St. Brendan’s has one convenience store. It is like going back in time when you step inside. Coming from a small outport myself I felt nostalgic as I walked down its narrow isles. White, wooden shelves were stacked to the ceiling with boxes, tins and jars. But it was the candy section I found most amusing, with its crumpled up brown paper ‘surprise’ bags waiting for children’s wanting hands. I smiled as it brought back memories of my own childhood and jars of candies that cost pennies to buy.
Mom and I decided to try our luck here in St. Brendan’s and purchased Lotto tickets, on the halves of course, and treated ourselves to an ice cream before moving on to the next community.
After driving the entire island we arrived back to the ferry terminal. Mom looked at me and said “Is that it? Where is St. Brendan’s?” I replied “We already saw it, mom. Remember the school, church, post office? That was St. Brendan’s.” Not convinced, she added “I thought it would be bigger; we must have missed something?” Letting out a small sigh, I put the car in drive, turned around and headed back up the gravel hill. “No mom we didn’t miss anything but let’s drive it again!”
A FERRY FUNNY
I would like to end off this article on a light-hearted note so I’ll fill you in on an incident that happened to me on the ferry going to St. Brendan’s.
I set off the emergency alarm on the Sound of Islay!
I was sitting in the lounge with my mom and advised her I needed to go to the washroom. I descended the stairs to the lower deck where the washroom was located. Passengers in a second lounge area told me it was occupied by a lady and her children. I waited. I waited some more. I thought to myself “Jesus! Mom going to think I fell overboard”. Then, finally, they piled out and I went in.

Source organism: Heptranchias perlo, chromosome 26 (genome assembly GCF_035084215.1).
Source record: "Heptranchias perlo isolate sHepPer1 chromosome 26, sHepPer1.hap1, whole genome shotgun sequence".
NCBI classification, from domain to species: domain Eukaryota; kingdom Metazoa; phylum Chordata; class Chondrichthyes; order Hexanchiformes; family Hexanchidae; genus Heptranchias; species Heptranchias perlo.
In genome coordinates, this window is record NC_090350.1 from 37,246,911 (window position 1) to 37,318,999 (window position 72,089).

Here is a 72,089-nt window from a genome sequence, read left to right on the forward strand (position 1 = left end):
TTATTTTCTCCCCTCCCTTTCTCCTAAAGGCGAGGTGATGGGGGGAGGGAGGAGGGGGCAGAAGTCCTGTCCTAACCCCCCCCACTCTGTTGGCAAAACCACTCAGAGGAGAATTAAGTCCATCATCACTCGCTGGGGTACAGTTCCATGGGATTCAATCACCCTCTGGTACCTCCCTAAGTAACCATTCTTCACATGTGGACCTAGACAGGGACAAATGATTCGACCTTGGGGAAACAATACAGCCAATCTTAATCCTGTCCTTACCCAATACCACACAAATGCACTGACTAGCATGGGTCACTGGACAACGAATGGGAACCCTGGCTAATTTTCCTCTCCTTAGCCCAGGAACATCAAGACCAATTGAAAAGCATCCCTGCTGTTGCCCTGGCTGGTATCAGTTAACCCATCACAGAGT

I am sitting doing my thing and the boat is swaying so I put my hand on the handrail, like you would. Then it happened, blaring, screeching sirens go off! 🚨📢🔊🚨
I’m like ‘Sweet Jesus, what’s happening?’ Next thing, a man is pounding on the bathroom door shouting “Are you ok?” while I’m trying to get my pants up before he busts in. The door opens and he asks “You pulled the string?” Defensively, I answered “NO! … well YES! But I didn’t mean to pull it.” Assuring him I was fine, and there was no medical emergency, he left the scene and returned to his work.
With my heart still pounding out of my chest, I washed my hands, wiped the sweat from my now red face and sheepishly made my way back upstairs.
According to the chatter onboard, every crewman had hit the deck when the alarm sounded. Christ!
I found my mom sat in her seat, looking concerned, eager to inform me of what she thought happened. “I saw a deckhand talking to those small kids over there. I think one of them must have set off the alarm. What a sin”.
I sat down in the chair next to her, leaned back against the head rest, let out a deep breath and said “No mom, it was me!”
Since my visit it has come to my attention the convenience store ceased operation in early October 2021. Also, the island is no longer named Cottel Island (still named this on Google Maps/Earth), but rather St. Brendan’s.
I would like to thank Melvin Aylward, a local resident, for providing some of the information included in this article.